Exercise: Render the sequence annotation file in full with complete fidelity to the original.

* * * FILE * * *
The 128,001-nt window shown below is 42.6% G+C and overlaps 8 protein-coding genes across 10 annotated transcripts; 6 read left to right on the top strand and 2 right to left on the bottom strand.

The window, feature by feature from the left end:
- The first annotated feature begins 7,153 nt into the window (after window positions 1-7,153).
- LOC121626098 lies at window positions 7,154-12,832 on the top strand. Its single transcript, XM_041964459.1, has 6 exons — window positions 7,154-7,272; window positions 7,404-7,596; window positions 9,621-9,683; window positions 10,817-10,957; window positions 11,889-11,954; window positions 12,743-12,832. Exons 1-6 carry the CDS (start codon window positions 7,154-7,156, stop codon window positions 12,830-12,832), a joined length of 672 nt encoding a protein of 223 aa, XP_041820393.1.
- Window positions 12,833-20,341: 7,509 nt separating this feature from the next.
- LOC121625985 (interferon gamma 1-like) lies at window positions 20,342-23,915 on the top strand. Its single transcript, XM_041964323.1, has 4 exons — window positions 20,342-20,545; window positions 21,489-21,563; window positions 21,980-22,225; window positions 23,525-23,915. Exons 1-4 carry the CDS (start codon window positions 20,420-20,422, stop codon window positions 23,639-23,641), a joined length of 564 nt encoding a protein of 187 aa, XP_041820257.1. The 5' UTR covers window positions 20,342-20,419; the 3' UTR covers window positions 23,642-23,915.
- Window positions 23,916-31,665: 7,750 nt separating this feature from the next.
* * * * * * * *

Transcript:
The 128,001-nt window shown below is 42.6% G+C and overlaps 8 protein-coding genes across 10 annotated transcripts; 6 read left to right on the top strand and 2 right to left on the bottom strand.

The window, feature by feature from the left end:
- The first annotated feature begins 7,153 nt into the window (after window positions 1-7,153).
- LOC121626098 lies at window positions 7,154-12,832 on the top strand. Its single transcript, XM_041964459.1, has 6 exons — window positions 7,154-7,272; window positions 7,404-7,596; window positions 9,621-9,683; window positions 10,817-10,957; window positions 11,889-11,954; window positions 12,743-12,832. Exons 1-6 carry the CDS (start codon window positions 7,154-7,156, stop codon window positions 12,830-12,832), a joined length of 672 nt encoding a protein of 223 aa, XP_041820393.1.
- Window positions 12,833-20,341: 7,509 nt separating this feature from the next.
- LOC121625985 (interferon gamma 1-like) lies at window positions 20,342-23,915 on the top strand. Its single transcript, XM_041964323.1, has 4 exons — window positions 20,342-20,545; window positions 21,489-21,563; window positions 21,980-22,225; window positions 23,525-23,915. Exons 1-4 carry the CDS (start codon window positions 20,420-20,422, stop codon window positions 23,639-23,641), a joined length of 564 nt encoding a protein of 187 aa, XP_041820257.1. The 5' UTR covers window positions 20,342-20,419; the 3' UTR covers window positions 23,642-23,915.
- Window positions 23,916-31,665: 7,750 nt separating this feature from the next.